The Commission is made up of three members — a legal expert, a social worker and a psychiatrist. The Commission’s main objective is to explore the possibility of treatment and to promote the individual’s healthy recovery, but they can recommend disciplinary sanctions when necessary.
Statistics on Portugal’s illegal cannabis use
Contrary to popular belief, Portugal has not legalised recreational cannabis. Cannabis use and possession are still illegal and punishable according to Portugal’s laws.
At the moment, the maximum amount of cannabis one individual can carry without being suspected of trafficking is 25 grams of marijuana or 5 grams of hashish, which is more than most users have on them at any given time.
According to a survey that was conducted between 2012 and 2016, cannabis was the illegal drug with the highest prevalence, especially among adults aged 22 to 44. It’s estimated that about 8 percent of the adults in Portugal used cannabis in 2016.
In 2017, 17,490 drug offences were reported in Portugal. The majority of those offences were linked to illegal cannabis use and distribution.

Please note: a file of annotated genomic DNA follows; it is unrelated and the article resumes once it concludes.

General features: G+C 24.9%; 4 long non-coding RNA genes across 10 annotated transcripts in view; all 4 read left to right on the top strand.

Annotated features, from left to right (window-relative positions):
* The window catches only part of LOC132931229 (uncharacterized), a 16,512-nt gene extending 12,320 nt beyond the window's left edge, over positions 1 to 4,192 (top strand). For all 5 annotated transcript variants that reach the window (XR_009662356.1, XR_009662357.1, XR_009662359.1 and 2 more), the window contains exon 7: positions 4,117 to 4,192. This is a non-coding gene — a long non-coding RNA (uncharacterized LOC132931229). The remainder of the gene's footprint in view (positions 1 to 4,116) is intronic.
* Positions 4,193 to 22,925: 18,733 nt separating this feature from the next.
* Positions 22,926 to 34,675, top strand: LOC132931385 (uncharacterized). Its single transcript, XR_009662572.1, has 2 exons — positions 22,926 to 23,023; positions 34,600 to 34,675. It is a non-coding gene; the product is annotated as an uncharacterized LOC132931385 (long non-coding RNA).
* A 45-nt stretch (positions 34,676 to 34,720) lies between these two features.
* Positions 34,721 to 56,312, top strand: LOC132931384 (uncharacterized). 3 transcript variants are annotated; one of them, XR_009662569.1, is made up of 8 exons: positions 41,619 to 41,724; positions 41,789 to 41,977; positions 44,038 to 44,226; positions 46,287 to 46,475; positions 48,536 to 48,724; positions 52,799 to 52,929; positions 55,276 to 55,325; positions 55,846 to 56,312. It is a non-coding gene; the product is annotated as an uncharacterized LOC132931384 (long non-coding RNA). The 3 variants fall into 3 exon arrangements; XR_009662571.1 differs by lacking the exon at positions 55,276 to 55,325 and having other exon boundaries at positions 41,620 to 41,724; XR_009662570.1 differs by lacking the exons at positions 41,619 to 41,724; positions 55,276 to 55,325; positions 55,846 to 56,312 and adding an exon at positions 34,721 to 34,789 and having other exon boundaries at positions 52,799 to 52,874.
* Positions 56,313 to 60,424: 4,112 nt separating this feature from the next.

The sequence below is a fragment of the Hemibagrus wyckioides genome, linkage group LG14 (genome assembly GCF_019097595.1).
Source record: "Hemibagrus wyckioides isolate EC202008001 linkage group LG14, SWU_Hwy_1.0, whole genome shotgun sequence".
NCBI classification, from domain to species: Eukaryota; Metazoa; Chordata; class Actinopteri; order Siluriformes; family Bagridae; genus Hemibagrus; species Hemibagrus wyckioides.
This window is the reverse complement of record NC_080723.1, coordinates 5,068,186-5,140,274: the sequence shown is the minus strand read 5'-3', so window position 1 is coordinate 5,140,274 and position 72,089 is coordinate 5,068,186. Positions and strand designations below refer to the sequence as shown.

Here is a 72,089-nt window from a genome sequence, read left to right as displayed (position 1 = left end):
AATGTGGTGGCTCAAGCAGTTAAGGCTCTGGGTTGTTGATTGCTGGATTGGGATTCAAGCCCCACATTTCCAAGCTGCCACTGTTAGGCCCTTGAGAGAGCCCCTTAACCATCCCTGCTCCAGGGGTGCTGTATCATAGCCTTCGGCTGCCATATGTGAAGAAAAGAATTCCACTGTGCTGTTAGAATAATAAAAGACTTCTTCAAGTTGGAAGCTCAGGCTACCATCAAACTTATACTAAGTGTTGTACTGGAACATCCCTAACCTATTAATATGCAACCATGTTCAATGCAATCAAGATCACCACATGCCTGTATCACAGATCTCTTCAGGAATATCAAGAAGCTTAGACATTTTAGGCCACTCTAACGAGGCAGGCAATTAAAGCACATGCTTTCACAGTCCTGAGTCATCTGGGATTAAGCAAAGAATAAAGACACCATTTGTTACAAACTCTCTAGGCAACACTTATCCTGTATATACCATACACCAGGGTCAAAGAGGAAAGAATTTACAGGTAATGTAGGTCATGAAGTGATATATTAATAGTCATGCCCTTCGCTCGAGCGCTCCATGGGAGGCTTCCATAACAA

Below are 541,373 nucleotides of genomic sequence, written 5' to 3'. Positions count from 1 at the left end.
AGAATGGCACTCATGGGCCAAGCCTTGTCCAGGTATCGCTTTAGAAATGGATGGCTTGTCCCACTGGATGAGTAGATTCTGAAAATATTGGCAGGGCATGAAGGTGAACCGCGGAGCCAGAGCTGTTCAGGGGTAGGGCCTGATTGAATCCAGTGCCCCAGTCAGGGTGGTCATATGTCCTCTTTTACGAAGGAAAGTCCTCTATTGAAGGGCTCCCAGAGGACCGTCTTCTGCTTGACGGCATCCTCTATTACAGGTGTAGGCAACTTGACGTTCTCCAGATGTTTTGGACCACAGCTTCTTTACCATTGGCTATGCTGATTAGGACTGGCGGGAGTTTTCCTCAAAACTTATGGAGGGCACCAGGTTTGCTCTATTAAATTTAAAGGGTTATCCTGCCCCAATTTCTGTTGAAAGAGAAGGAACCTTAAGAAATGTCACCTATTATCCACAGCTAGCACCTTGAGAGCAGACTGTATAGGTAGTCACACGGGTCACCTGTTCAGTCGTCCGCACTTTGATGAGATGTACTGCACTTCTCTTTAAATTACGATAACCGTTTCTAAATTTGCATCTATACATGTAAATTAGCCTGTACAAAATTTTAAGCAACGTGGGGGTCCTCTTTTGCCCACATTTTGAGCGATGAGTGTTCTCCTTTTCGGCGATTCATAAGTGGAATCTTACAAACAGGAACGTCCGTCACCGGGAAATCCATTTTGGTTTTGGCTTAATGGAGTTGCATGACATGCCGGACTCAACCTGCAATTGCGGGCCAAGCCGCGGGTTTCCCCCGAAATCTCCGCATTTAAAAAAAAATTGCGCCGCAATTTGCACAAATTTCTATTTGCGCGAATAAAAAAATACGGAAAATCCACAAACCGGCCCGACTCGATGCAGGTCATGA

Legalisation of medical cannabis in Portugal
Portugal legalised medical cannabis in 2018, but the law came into effect 6 months later, in January 2019. According to Portugal’s new legislation, a governmental agency called Infarmed is responsible for evaluating, authorising, regulating and supervising all things regarding medical cannabis.
The agency is also responsible for approving or rejecting any applications regarding the cultivation, production and distribution of cannabis and cannabis-based medicines. Along with the Military Laboratory of Chemical and Pharmaceutical products, Infarmed sets in place the protocols for product testing and approval.